The privacy question
At the heart of this debate is the question of privacy. How should companies walk the line between guarding personal information and ensuring their systems are used responsibly? More and more, the speed of business requires technical connections between companies. Financial services firms often allow access to various investment platforms, bank transfer mechanisms, partner banks, insurance, and other components of the FS industry. The same can be said for almost any major industry today. Consider even manufacturing with all of the modern automated supply chain logistics and partner networks and applications linked in the chain. Data must be shared between these entities and like the germs on a schoolyard jungle gym, so must the bad or varying security practices of each partner, creating risk within the ecosystem.

For companies that store personal data, there is a hefty burden of responsibility. Once private data’s been stolen, it’s gone – you’ll never get it back. The people you trusted to store your data are responsible for it. Once information has been taken, whether it’s used to buy a house or given to your doctor, it’s the fault of the business that allowed the breach to happen. As a result, companies in that position must ensure they protect the personal data they hold.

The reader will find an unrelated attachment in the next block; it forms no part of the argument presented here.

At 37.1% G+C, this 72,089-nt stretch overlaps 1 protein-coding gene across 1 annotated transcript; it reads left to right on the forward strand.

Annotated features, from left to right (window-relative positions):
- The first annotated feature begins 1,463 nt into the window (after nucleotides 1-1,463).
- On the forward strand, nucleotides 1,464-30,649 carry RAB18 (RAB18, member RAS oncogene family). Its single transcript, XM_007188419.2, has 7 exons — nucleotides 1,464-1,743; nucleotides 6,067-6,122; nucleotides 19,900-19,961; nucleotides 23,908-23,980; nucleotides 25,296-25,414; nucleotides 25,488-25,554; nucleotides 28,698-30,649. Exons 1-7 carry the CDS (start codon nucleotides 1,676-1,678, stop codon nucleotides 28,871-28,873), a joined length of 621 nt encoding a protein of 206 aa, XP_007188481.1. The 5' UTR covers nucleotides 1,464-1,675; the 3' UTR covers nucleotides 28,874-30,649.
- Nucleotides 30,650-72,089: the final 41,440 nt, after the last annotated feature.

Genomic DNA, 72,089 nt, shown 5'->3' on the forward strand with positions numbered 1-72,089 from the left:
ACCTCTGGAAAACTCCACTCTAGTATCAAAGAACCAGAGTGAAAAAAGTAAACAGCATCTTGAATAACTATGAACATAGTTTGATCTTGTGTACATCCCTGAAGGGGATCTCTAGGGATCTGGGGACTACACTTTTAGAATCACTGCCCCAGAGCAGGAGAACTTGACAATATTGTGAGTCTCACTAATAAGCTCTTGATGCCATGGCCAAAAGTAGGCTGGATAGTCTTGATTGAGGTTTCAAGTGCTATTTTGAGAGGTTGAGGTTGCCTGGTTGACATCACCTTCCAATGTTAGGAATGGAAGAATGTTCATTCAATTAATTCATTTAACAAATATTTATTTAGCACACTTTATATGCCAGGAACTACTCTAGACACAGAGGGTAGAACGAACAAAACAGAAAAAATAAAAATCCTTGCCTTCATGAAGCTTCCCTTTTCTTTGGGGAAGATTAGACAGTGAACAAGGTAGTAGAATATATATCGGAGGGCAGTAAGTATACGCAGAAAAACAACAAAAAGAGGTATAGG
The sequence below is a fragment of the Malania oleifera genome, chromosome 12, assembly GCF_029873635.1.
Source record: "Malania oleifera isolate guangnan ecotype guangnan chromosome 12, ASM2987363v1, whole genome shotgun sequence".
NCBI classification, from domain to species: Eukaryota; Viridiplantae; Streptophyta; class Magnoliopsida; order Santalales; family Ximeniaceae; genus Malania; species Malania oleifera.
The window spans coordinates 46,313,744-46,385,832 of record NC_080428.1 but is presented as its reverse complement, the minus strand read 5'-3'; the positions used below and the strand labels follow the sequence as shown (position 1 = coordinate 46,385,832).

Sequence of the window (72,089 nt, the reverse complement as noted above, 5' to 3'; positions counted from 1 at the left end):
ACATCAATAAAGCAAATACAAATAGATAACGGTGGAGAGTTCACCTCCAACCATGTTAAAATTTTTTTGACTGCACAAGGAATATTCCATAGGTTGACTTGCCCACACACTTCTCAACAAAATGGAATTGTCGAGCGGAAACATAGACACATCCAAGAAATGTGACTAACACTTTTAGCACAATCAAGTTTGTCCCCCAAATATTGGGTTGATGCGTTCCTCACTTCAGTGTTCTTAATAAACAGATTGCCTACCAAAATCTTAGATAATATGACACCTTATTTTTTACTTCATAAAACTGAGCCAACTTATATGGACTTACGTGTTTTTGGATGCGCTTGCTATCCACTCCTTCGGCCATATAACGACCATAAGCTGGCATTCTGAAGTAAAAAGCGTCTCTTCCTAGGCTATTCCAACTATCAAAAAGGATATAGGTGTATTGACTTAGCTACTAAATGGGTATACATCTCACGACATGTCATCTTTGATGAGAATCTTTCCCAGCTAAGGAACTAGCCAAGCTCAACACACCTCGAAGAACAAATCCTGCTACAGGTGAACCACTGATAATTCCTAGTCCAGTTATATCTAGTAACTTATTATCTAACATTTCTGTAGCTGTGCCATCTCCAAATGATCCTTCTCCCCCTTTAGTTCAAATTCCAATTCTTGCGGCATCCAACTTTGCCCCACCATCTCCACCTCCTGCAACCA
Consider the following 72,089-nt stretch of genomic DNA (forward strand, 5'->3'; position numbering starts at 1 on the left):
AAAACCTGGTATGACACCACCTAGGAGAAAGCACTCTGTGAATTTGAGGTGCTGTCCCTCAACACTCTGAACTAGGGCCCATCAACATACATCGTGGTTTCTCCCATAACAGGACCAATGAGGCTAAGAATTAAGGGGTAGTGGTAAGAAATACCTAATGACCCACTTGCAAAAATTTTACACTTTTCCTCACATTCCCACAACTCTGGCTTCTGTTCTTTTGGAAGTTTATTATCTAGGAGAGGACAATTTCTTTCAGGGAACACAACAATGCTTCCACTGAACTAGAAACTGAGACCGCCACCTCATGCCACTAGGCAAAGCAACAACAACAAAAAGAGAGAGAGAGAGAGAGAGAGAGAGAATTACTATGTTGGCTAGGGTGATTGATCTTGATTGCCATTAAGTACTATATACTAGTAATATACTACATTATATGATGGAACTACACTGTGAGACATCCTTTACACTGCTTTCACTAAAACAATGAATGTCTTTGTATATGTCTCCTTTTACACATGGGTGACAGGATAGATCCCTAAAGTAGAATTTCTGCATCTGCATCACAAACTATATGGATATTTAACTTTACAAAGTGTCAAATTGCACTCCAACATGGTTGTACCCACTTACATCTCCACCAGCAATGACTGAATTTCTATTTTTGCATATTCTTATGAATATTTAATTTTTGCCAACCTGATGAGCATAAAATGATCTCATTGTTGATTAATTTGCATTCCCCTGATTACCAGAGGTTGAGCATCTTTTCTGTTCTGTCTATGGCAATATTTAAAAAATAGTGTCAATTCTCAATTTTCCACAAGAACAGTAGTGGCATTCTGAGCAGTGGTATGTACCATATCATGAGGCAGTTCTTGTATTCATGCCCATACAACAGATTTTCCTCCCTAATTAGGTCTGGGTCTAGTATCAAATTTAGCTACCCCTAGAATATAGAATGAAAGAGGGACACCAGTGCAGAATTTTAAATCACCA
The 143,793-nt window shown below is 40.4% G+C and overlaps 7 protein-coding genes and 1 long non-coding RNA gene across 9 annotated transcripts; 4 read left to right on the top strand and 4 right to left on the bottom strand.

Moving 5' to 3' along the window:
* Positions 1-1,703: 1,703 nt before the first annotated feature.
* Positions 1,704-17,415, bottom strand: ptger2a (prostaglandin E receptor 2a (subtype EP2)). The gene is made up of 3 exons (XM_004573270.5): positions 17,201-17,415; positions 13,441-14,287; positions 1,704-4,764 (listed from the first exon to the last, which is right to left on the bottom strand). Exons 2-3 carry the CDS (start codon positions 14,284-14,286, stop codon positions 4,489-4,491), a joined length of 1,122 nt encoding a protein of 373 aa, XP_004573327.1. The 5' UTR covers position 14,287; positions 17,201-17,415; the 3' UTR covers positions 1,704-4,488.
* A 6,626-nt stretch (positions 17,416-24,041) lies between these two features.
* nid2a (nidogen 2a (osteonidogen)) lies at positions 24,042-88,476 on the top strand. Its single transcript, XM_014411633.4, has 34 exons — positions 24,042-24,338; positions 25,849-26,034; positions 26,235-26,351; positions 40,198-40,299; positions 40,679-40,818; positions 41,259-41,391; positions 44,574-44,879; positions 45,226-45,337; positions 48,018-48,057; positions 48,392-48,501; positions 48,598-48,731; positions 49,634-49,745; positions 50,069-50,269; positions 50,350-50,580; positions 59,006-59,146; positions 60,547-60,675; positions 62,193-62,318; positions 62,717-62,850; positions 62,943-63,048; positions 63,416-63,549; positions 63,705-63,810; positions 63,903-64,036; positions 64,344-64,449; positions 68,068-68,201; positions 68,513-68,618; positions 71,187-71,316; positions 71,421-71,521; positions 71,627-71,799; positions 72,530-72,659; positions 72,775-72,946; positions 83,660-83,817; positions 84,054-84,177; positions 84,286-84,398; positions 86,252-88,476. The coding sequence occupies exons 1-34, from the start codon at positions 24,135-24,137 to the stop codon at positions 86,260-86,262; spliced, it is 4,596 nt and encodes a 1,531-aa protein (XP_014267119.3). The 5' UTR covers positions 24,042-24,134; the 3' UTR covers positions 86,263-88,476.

Ways forward

Private data is a living asset within a company, growing and moving as needed to support the business over time. Names and addresses might originally only be used for product shipments, then later used in a direct marketing campaign, then again later for customer reviews, and so forth. Data crosses functional corporate boundaries, possibly starting in shipping, then marketing, then customer success, etc, each with their own processes for privacy. The more touching hands, the more risk.

Data security begins with monitoring all access to all data. Many companies complain that, that is impossible. It’s not, but it might be expensive and may require some investment in people and technology. The problem of collecting massive amounts of data and its insecurity grew for decades without effective controls in place, so it makes sense that the right catch-up solution to this problem for major corporations may seem overwhelming. It doesn’t have to. Companies need to start somewhere, much like they did when they first asked for private data. Once the data security project begins, it too, should live, grow and move with the data.